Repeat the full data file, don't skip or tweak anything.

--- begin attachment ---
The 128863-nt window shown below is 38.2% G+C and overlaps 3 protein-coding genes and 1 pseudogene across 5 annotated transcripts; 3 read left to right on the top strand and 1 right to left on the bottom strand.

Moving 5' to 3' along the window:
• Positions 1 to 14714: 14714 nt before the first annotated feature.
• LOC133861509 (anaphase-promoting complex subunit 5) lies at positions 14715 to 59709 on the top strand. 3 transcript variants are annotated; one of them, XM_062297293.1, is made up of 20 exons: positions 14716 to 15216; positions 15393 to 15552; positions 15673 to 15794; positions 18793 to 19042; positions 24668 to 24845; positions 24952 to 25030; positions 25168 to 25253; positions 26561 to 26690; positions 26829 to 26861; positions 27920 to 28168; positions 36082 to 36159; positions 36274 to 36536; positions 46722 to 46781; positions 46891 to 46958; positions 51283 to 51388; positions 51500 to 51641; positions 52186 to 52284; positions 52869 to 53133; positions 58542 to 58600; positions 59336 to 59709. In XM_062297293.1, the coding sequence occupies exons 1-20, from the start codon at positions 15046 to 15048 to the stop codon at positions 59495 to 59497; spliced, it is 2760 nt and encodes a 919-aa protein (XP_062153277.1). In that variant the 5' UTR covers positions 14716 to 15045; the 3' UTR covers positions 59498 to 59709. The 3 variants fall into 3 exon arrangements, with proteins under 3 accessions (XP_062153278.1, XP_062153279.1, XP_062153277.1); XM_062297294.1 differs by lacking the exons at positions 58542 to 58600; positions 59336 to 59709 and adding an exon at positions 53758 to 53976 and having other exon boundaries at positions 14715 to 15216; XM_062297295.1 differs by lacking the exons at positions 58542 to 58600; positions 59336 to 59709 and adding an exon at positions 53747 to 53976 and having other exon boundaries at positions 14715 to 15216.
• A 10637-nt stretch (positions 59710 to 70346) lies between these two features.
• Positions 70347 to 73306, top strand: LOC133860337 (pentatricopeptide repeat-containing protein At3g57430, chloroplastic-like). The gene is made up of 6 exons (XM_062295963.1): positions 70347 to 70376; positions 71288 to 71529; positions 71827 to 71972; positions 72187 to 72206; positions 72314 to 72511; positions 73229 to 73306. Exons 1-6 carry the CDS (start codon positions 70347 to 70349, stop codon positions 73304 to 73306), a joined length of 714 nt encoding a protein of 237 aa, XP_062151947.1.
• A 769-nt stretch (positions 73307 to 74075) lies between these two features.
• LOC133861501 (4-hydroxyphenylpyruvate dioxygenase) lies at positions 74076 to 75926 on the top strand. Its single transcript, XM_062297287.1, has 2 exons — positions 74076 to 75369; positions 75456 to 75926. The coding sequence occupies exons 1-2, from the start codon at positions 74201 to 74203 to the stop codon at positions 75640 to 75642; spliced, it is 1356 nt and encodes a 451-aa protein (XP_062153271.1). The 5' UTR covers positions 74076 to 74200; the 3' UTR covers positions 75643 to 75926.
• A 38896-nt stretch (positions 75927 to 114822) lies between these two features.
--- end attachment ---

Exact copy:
The 128863-nt window shown below is 38.2% G+C and overlaps 3 protein-coding genes and 1 pseudogene across 5 annotated transcripts; 3 read left to right on the top strand and 1 right to left on the bottom strand.

Moving 5' to 3' along the window:
• Positions 1 to 14714: 14714 nt before the first annotated feature.
• LOC133861509 (anaphase-promoting complex subunit 5) lies at positions 14715 to 59709 on the top strand. 3 transcript variants are annotated; one of them, XM_062297293.1, is made up of 20 exons: positions 14716 to 15216; positions 15393 to 15552; positions 15673 to 15794; positions 18793 to 19042; positions 24668 to 24845; positions 24952 to 25030; positions 25168 to 25253; positions 26561 to 26690; positions 26829 to 26861; positions 27920 to 28168; positions 36082 to 36159; positions 36274 to 36536; positions 46722 to 46781; positions 46891 to 46958; positions 51283 to 51388; positions 51500 to 51641; positions 52186 to 52284; positions 52869 to 53133; positions 58542 to 58600; positions 59336 to 59709. In XM_062297293.1, the coding sequence occupies exons 1-20, from the start codon at positions 15046 to 15048 to the stop codon at positions 59495 to 59497; spliced, it is 2760 nt and encodes a 919-aa protein (XP_062153277.1). In that variant the 5' UTR covers positions 14716 to 15045; the 3' UTR covers positions 59498 to 59709. The 3 variants fall into 3 exon arrangements, with proteins under 3 accessions (XP_062153278.1, XP_062153279.1, XP_062153277.1); XM_062297294.1 differs by lacking the exons at positions 58542 to 58600; positions 59336 to 59709 and adding an exon at positions 53758 to 53976 and having other exon boundaries at positions 14715 to 15216; XM_062297295.1 differs by lacking the exons at positions 58542 to 58600; positions 59336 to 59709 and adding an exon at positions 53747 to 53976 and having other exon boundaries at positions 14715 to 15216.
• A 10637-nt stretch (positions 59710 to 70346) lies between these two features.
• Positions 70347 to 73306, top strand: LOC133860337 (pentatricopeptide repeat-containing protein At3g57430, chloroplastic-like). The gene is made up of 6 exons (XM_062295963.1): positions 70347 to 70376; positions 71288 to 71529; positions 71827 to 71972; positions 72187 to 72206; positions 72314 to 72511; positions 73229 to 73306. Exons 1-6 carry the CDS (start codon positions 70347 to 70349, stop codon positions 73304 to 73306), a joined length of 714 nt encoding a protein of 237 aa, XP_062151947.1.
• A 769-nt stretch (positions 73307 to 74075) lies between these two features.
• LOC133861501 (4-hydroxyphenylpyruvate dioxygenase) lies at positions 74076 to 75926 on the top strand. Its single transcript, XM_062297287.1, has 2 exons — positions 74076 to 75369; positions 75456 to 75926. The coding sequence occupies exons 1-2, from the start codon at positions 74201 to 74203 to the stop codon at positions 75640 to 75642; spliced, it is 1356 nt and encodes a 451-aa protein (XP_062153271.1). The 5' UTR covers positions 74076 to 74200; the 3' UTR covers positions 75643 to 75926.
• A 38896-nt stretch (positions 75927 to 114822) lies between these two features.